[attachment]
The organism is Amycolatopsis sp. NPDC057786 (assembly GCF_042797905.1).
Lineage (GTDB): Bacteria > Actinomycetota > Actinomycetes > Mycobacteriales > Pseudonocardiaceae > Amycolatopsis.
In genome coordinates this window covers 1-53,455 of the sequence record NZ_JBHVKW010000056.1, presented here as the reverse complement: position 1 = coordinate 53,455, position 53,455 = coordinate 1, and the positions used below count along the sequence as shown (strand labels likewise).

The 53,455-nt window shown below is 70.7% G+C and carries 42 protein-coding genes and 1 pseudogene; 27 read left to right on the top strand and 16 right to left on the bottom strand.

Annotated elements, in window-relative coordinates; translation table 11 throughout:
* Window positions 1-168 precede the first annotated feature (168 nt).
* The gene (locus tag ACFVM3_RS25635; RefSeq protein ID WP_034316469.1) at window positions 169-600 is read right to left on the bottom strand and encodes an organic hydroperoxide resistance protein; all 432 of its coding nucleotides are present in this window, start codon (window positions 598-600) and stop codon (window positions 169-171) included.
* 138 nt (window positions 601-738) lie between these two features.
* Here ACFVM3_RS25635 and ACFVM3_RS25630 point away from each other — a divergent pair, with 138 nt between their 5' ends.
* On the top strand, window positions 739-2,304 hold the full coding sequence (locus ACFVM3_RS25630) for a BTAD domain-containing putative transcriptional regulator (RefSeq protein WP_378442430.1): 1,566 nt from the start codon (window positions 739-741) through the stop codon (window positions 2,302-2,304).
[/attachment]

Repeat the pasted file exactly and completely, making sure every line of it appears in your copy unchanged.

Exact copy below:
The organism is Amycolatopsis sp. NPDC057786 (assembly GCF_042797905.1).
Lineage (GTDB): Bacteria > Actinomycetota > Actinomycetes > Mycobacteriales > Pseudonocardiaceae > Amycolatopsis.
In genome coordinates this window covers 1-53,455 of the sequence record NZ_JBHVKW010000056.1, presented here as the reverse complement: position 1 = coordinate 53,455, position 53,455 = coordinate 1, and the positions used below count along the sequence as shown (strand labels likewise).

The 53,455-nt window shown below is 70.7% G+C and carries 42 protein-coding genes and 1 pseudogene; 27 read left to right on the top strand and 16 right to left on the bottom strand.

Annotated elements, in window-relative coordinates; translation table 11 throughout:
* Window positions 1-168 precede the first annotated feature (168 nt).
* The gene (locus tag ACFVM3_RS25635; RefSeq protein ID WP_034316469.1) at window positions 169-600 is read right to left on the bottom strand and encodes an organic hydroperoxide resistance protein; all 432 of its coding nucleotides are present in this window, start codon (window positions 598-600) and stop codon (window positions 169-171) included.
* 138 nt (window positions 601-738) lie between these two features.
* Here ACFVM3_RS25635 and ACFVM3_RS25630 point away from each other — a divergent pair, with 138 nt between their 5' ends.
* On the top strand, window positions 739-2,304 hold the full coding sequence (locus ACFVM3_RS25630) for a BTAD domain-containing putative transcriptional regulator (RefSeq protein WP_378442430.1): 1,566 nt from the start codon (window positions 739-741) through the stop codon (window positions 2,302-2,304).